Friday, October 15, 2010

Pop History Moment: The Rise Of Anwar Sadat

On this day in 1970 Anwar Sadat became President of Egypt, following the death of Gamal Abdel Nasser on September 28th; Sadat was the third to serve in this post following Muhammad Naguib and Nasser, all of whom had participated in the coup to overthrow King Farouk I during the Egyptian Revolution of 1952.

PhotobucketSadat's presidency was remarkable chiefly for the changes undergone by Sadat himself throughout it; although he'd inherited a country demoralized by the loss of the Six-Day War in 1967, and one determined to see itself avenged by means of the October (or Yom Kippur) War in October 1973, for whatever reason Sadat quickly began to see himself as a peacemaker.

Sadat became the first Arab leader to visit Israel in November 1977, during which time he held high-profile meetings with Israeli Prime Minister Menachem Begin and addressed the Knesset. For daring to suggest that peace is possible between the Arab world and Israel he'd effectively numbered his days, just as he'd assured his place in history.

It was the Camp David Accords (facilitated by US President Jimmy Carter, and signed in September 1978) that really put Sadat on the world stage as a leader; he and Begin were awarded the Nobel Peace Prize for their efforts at ending the state of total war that had existed in the Eastern Mediterranean since the creation of Israel in May 1948. For trying to broker peace in the region, Egypt was expelled from the Arab League in 1979, at which time that organization's headquarters were moved from Cairo to Tunis. Despite the all-around condemnation of Egypt by its traditional allies, the treaty signed on that day is still in effect. More extraordinarily, over the years countries such as Jordan and Morocco have also found their peace with Israel in their own ways...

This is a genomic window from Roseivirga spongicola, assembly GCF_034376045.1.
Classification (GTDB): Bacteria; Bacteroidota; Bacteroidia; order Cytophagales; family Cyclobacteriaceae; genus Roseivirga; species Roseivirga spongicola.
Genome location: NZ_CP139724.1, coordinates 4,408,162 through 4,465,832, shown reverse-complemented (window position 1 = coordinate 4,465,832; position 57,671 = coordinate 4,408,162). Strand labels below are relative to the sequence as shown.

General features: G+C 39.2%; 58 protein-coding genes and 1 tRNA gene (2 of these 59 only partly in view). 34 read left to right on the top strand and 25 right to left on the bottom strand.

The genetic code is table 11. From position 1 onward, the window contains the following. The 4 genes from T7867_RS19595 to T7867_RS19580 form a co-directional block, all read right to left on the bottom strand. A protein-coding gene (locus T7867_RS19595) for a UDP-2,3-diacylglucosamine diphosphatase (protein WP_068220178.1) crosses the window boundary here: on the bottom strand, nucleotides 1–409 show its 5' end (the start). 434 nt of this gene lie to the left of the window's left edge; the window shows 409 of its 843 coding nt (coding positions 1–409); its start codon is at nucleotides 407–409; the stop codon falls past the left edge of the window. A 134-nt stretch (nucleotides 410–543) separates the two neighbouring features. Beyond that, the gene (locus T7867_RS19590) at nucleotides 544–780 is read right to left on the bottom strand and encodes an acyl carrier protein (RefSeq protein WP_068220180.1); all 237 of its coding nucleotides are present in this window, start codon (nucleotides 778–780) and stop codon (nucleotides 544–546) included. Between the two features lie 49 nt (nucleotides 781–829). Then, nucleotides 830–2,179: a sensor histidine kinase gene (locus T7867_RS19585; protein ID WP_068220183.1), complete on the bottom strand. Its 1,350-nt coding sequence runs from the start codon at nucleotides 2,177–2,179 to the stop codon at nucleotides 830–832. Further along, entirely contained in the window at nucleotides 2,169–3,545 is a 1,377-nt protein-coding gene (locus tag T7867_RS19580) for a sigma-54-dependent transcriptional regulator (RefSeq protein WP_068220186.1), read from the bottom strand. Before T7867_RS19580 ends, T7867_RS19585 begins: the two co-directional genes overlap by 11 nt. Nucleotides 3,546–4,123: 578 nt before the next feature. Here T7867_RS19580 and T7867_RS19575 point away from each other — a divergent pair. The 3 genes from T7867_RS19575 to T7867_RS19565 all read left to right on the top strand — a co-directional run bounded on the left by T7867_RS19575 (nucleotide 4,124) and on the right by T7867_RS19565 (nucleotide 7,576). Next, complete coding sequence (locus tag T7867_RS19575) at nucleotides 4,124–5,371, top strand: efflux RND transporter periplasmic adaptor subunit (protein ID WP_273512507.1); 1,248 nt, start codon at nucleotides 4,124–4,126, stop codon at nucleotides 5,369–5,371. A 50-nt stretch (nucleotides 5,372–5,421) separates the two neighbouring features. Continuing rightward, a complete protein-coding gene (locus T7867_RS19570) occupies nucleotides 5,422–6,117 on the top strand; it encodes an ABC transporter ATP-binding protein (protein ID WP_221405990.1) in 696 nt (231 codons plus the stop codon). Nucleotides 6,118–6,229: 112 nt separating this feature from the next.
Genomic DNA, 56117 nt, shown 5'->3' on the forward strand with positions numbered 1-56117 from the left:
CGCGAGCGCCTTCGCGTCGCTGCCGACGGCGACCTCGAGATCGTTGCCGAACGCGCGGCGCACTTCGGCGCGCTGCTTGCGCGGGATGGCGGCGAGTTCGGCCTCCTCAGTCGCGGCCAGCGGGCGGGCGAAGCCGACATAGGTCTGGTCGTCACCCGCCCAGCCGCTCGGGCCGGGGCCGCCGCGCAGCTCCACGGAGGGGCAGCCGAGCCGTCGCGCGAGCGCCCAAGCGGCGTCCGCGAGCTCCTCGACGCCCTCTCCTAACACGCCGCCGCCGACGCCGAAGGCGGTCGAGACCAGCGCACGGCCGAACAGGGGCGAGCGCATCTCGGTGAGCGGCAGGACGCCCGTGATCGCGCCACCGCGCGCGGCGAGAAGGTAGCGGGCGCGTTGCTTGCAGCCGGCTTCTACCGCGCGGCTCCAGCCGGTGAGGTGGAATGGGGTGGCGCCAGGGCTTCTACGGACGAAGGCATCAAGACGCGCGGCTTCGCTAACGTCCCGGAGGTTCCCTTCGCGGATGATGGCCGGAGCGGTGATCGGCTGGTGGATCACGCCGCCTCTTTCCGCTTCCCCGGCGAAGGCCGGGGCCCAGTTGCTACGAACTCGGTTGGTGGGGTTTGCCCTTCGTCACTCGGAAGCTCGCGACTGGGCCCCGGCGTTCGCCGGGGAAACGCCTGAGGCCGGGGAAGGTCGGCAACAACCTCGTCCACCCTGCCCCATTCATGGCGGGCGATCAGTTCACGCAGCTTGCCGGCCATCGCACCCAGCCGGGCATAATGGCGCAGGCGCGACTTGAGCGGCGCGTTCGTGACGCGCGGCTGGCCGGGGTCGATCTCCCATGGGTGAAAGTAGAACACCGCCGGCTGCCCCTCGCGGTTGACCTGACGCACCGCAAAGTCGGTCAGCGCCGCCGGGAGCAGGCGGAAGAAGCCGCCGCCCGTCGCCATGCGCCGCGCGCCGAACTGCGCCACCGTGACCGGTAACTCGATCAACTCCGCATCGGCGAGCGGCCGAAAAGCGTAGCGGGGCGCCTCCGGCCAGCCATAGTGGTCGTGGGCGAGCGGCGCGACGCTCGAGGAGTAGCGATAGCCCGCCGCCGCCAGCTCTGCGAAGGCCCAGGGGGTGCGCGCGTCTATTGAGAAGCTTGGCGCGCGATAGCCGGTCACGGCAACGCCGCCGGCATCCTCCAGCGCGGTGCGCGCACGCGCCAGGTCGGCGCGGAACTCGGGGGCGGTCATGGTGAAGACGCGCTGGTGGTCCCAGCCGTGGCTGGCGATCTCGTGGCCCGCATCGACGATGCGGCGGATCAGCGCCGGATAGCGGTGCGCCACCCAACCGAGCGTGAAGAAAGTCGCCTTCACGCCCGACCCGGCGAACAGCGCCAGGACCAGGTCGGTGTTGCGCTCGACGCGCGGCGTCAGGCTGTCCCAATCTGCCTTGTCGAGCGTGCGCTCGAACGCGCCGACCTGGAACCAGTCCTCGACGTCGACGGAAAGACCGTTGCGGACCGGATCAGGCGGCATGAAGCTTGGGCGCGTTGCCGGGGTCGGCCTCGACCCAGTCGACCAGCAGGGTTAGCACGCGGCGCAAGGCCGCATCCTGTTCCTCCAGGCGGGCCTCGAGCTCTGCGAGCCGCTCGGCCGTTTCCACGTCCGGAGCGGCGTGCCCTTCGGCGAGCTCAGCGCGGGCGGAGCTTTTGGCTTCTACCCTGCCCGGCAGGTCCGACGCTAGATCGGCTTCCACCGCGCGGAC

Anwar Sadat was assassinated in October 1981 after a fatwa placed on him by Omar Abdel-Rahman was carried out by a radical cell within the Egyptian army led by Lieutenant Khaled Islambouli; he was temporarily succeeded by Sufi Abu Taleb, following which his Vice President Hosni Mubarak - who remains President of Egypt to this day - took over.

Sadat's killing had come after three years of increasing domestic tension within Egypt, during which time radical elements had carried out a campaign of terror against Western interests. They'd also begun a whispering campaign, suggesting corruption on the part of Sadat and his family. In an effort to contain the protest, Sadat ordered a roundup and imprisonment more than 1500 of the usual suspects - including many Jihad members, intellectuals and activists of all ideological stripes, communists, Nasserists, feminists, Islamists, homosexuals, Coptic Christian clergy, university professors, journalists and members of student groups. All to no avail...

Anwar Sadat was portrayed by Oscar-winner Louis Gossett, Jr. in a 1983 American television miniseries about his life; it wasn't until 2001 that Egypt made its own film, starring Ahmed Zaki, whose portrayal of Sadat has been universally hailed as the best of his career.
share on: facebook

No comments: